As someone who has spent many days and nights on Zoom over the last 12 months talking to people all around the world, I can relate. It is incredibly hard to abruptly pivot from a social, in-person work environment to a world where we only see images of faces on a screen. My personal record is 19 Zoom meetings in a day. It’s a record that some may be able to beat, but I’ll admit it was a struggle to make it through.
As with everything in life, moderation is critical, and when Zoom was founded 10 years ago, the intent was never to replace in-person interactions altogether. After all, the pandemic has shown how fatigue, especially video meeting fatigue, can impact productivity, job satisfaction and work-life balance. That’s why leaders must find ways to make meetings more manageable as employees continue to work remotely.
Here are some of my own practices to limit strain from a high volume of video conference meetings:
Of course, everyone’s preferences and circumstances are different, so there is never going to be a “one size fits all” solution when it comes to remote work. Since the pandemic began, we have learned that people experience meetings in different ways. A recent study, for instance, found that women experience meeting fatigue more than men. One reason for this is women are less likely to take breaks between meetings. New findings like this emphasize how important it is for meetings to be customizable and flexible, taking into account the preferences and experiences of all demographics.
My colleagues, CFO Kelly Steckelberg and COO Aparna Bawa, encounter and combat fatigue in different ways from me, and from each other. Kelly likes to go for walks during some of her meetings. Aparna believes in putting wellness at the center of her life and workstyle and schedules screen breaks and power naps when possible. In acknowledging that we all have different experiences, we can grow, together, and create a new future of work that is comfortable and satisfying for everyone.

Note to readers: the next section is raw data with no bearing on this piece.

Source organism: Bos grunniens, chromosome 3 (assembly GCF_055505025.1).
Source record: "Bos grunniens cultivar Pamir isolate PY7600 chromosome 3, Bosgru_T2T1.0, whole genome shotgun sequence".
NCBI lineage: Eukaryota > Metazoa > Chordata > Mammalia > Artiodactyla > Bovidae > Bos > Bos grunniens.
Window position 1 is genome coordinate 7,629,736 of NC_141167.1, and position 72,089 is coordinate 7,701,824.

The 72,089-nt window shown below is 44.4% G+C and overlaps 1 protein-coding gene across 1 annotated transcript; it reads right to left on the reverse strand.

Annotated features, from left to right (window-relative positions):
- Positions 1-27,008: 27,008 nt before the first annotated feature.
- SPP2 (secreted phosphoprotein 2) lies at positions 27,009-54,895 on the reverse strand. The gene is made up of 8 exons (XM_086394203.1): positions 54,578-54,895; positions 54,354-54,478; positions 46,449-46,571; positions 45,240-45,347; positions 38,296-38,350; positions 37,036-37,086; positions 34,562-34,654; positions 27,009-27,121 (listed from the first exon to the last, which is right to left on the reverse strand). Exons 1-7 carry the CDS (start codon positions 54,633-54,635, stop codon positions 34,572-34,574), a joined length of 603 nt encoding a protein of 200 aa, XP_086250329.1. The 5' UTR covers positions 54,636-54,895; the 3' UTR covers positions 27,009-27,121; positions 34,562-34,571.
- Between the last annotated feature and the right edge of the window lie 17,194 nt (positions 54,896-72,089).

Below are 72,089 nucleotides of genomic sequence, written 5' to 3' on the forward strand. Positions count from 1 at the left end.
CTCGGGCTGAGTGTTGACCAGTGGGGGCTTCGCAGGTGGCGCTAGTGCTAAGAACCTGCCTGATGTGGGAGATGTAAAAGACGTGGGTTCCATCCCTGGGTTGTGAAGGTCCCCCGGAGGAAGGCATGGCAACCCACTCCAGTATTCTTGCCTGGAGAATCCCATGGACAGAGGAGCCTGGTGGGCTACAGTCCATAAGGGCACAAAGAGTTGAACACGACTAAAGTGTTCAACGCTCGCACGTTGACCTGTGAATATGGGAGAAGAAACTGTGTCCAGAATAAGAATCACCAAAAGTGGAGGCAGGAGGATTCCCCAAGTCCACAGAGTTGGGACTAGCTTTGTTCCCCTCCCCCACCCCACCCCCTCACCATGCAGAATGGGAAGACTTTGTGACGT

I expect that, once we can safely return to a physical corporate work environment, people will be able to better calibrate the balance of in-person vs. remote work to suit their preferences. The pandemic has proven that working remotely can provide many benefits, too — a hypothesis that many were beginning to test even prior to the events of the past year — and I believe that our experiences with the pandemic will accelerate our shift building forward that falls somewhere in between fully in-person and fully remote work. Zoom recently commissioned an economic analysis and survey conducted by Boston Consulting Group where businesses surveyed expect over a third of employees to work remotely past the pandemic. And a Boston Consulting Group Covid-19 employee sentiment survey from 2020 showed that more than 70% of managers surveyed are more open to flexible working models than they were before the pandemic.
My hope is that Zoom can help provide the technological foundation for this new future. We are partnering with some of the world’s largest companies to help them reimagine their processes and provide them with the tools they need to adapt to a “work from anywhere” model. We’re working on features like virtual receptionists for offices, which would reduce direct contact as workers return to physical locations, and AI-enhanced smart gallery views, which creates a gallery view of in-room participants so people joining remotely feel equally part of the meeting as in-person participants, making for a more seamless hybrid experience. And we are also excited about what Zoom can provide in terms of supporting new remote jobs and use-cases across the workforce — creating new opportunities for everyone.
We all deserve to have the flexibility to work in the manner that is most productive for our preferences and beliefs. I am committed to making that happen for Zoom employees and our customers, and I encourage every business leader to do the same.
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